CIPC will not exercise its power to stop temporarily insolvent companies from carrying on business or trading

CIPC will not exercise its power to stop temporarily insolvent companies from carrying on business or trading
13 Jul 2020

On 24 March 2020 the Companies and Intellectual Property Commission (Commission) issued Practice Note GNR 351 (Practice Note) in which it advised that in light of the Covid-19 pandemic and the declaration of a national state of disaster under the Disaster Management Act, 2002, it will not invoke its powers under section 22 of the Companies Act, 2008 (Companies Act).

In terms of section 22(1) of the Companies Act, a company is prohibited from carrying on business recklessly, with gross negligence, with the intent to defraud any person or for any fraudulent purpose. Section 22(2) of the Companies Act empowers the Commission, where it has reasonable grounds to believe that the company is either –

  • unable to pay its debts as they become due and payable in the normal course of business; or
  • carrying on its business recklessly, with gross negligence, with the intent to defraud any person or for any fraudulent purpose,

to issue a notice to the company to show cause why it (the company) should be permitted to continue carrying on its business, or trade.

The company must pursuant to the receipt of the Commission’s notice, show the required cause within 20 business days. If the company fails to do so, the Commission may issue a compliance notice to the company, requiring it to stop carrying on business, or trade.

The provisions of the Practice Note only relates to the first condition of section 22(2), in that it only applies where a company is still carrying on its business, or trading while being unable to pay its debts as they become due and payable within the normal course of business. The purpose of the Practice Note is presumably to provide some relief to companies that are finding themselves in challenging financial conditions due to the declaration of the national state of disaster and the subsequent lockdown that has impacted negatively on their ability to carry on their business or trade and to allow them an opportunity to trade themselves out of their commercial insolvency.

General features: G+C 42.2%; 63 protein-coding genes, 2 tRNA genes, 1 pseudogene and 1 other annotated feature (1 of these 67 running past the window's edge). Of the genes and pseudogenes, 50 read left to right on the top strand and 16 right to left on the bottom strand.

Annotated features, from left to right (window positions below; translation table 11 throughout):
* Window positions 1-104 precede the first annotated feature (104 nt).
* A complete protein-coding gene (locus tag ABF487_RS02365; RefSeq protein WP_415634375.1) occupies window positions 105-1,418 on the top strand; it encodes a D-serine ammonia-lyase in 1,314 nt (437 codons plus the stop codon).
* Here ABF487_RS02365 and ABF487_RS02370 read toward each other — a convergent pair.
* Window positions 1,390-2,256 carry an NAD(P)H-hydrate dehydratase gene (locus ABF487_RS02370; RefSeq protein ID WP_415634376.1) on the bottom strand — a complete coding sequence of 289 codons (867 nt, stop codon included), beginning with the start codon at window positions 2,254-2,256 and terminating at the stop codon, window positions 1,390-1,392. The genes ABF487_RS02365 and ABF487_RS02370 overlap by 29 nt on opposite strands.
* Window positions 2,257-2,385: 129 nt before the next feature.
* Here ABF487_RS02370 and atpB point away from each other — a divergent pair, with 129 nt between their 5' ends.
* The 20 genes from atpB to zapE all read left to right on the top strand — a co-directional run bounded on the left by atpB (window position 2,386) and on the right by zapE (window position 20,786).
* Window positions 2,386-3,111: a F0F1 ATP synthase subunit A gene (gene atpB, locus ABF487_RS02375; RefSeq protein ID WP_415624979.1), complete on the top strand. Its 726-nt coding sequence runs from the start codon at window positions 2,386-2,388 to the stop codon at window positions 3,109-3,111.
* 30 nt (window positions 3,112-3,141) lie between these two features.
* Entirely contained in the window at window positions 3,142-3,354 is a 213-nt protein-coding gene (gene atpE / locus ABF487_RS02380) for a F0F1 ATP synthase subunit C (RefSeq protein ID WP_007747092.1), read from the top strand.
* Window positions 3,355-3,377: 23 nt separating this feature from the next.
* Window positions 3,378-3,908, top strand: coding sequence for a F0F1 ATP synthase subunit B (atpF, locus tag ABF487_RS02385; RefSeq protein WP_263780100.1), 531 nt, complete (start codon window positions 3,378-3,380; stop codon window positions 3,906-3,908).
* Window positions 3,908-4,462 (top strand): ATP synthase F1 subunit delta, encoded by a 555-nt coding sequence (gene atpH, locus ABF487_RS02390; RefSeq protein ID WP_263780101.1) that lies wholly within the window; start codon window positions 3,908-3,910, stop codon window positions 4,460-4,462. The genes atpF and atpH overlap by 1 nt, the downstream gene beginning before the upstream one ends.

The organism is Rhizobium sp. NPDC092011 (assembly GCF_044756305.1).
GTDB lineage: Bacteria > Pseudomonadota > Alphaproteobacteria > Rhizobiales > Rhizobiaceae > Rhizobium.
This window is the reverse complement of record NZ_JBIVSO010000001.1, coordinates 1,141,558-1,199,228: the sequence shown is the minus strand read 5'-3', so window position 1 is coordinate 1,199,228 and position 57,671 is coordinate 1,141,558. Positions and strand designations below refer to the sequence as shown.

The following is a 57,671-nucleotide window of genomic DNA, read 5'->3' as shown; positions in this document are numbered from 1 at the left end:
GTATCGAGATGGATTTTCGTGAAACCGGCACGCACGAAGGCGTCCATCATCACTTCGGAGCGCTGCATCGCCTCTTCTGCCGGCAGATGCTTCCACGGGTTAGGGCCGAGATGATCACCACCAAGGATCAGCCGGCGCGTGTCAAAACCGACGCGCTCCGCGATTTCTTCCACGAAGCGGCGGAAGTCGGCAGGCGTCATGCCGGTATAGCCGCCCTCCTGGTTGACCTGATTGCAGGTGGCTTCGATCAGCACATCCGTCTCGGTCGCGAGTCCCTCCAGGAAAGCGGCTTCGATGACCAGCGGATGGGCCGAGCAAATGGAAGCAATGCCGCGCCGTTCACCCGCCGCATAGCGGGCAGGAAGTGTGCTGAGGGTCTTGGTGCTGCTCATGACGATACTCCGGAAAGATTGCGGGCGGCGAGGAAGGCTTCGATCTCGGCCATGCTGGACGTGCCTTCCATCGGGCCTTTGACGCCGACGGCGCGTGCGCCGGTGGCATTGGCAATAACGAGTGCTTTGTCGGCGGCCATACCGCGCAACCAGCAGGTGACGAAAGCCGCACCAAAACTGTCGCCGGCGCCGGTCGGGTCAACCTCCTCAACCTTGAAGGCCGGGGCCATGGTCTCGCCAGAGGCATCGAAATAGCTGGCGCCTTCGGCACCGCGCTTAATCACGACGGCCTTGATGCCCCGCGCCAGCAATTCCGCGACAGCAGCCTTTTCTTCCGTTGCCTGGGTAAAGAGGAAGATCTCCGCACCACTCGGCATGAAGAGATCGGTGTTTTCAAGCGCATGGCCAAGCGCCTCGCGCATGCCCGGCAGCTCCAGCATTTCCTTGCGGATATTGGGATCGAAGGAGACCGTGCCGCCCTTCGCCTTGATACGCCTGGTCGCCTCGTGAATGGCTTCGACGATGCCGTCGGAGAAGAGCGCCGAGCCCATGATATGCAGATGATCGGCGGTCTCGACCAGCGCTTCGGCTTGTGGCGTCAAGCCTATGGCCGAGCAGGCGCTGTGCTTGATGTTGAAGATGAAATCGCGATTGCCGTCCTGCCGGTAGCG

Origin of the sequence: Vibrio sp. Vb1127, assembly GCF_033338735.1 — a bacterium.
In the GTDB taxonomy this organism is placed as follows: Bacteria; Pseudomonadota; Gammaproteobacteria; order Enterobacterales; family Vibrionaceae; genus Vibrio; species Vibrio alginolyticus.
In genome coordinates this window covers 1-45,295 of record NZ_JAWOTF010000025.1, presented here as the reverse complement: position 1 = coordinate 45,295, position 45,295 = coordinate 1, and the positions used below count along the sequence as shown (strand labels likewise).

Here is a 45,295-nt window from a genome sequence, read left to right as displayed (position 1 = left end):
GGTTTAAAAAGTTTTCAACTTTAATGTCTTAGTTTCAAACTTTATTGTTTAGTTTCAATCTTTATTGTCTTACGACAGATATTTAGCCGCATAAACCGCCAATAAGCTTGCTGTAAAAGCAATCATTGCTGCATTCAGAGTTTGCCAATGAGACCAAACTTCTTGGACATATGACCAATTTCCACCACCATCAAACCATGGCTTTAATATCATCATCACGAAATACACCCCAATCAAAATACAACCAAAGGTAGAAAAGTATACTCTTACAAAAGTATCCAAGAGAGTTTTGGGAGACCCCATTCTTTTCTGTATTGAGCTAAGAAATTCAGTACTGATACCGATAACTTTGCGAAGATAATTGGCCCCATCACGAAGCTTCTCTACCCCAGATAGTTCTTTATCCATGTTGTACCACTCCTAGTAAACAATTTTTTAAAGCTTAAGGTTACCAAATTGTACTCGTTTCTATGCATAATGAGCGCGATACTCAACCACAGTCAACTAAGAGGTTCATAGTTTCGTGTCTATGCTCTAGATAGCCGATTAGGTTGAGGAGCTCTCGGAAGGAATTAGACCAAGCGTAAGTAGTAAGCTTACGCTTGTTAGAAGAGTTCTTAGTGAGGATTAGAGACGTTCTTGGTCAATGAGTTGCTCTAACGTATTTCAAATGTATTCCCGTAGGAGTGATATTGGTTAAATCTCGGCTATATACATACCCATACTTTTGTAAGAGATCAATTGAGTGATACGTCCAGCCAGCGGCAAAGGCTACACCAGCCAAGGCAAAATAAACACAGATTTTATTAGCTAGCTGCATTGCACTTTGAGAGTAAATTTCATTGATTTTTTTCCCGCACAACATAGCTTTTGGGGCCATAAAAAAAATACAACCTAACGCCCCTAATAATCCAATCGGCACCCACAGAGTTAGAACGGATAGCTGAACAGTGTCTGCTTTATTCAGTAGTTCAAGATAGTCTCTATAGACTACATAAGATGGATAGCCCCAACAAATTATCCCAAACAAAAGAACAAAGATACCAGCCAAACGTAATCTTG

Companies should, however, note that –

  • the reference to a company’s inability to pay its debts as they become due and payable in the normal course of business under section 22 of the Companies Act must not be confused with the similar requirement when the solvency and liquidity test in terms of section 4 is applied, where a company makes a distribution. The requirement in terms of section 46 of the Companies Act that a company must apply the solvency and liquidity test where it makes a distribution (which includes satisfying itself that it will be able to pay its debts as they become due in the ordinary course of business for a period of 12 months after the test is considered, or after the distribution is made), has not been altered by the Practice Note and remains a requirement that must be complied with at all relevant times;
  • where a company carries on business recklessly, with gross negligence, with the intent to defraud any person or for any fraudulent purpose, or where the company’s temporary insolvency is caused by any circumstances other than the declaration of a national state of disaster and subsequent lockdown, the Commission will still continue to act as such against the company under section 22 and issue a compliance notice where necessary;

The relief provided in terms of the Practice Note does not seem to have any effect on the impact of section 218(2) of the Companies Act. Section 218(2) provides third parties with a right of recourse against “any person” (which includes the company, its directors, officers, employees, and the like) who contravened any provision of the Companies Act that caused the third party to suffer damages. The relief further also does not seem to detract from a director’s personal liability in terms of section 77(3)(b) of the Companies Act, which provides for a claim against the directors of the company by or on behalf of the company for losses sustained by the company as a direct or indirect consequence of the director(s) having participated in the carrying on of the company’s business despite knowing that it was being conducted in a manner that is prohibited by section 22(1). It is conceivable, however, that the provisions of the Practice Note may perhaps constitute some sort of defense against claims in terms of sections 218(2) or 77(3)(b).

The provisions of the Practice Note will be effective for the duration of the state of national disaster, and for a period of 60 days after the declaration thereof has been lifted.

See also:

(This article is provided for informational purposes only and not for the purpose of providing legal advice. For more information on the topic, please contact the author/s or the relevant provider.)
Zelmaine van der Westhuizen
Zelmaine van der Westhuizen

Zelmaine van der Westhuizen is a Director in GMI’s Corporate and Commercial Department. Zelmaine joined GMI as a Candidate Attorney in 2004, and was admitted as an Attorney in 2005,...

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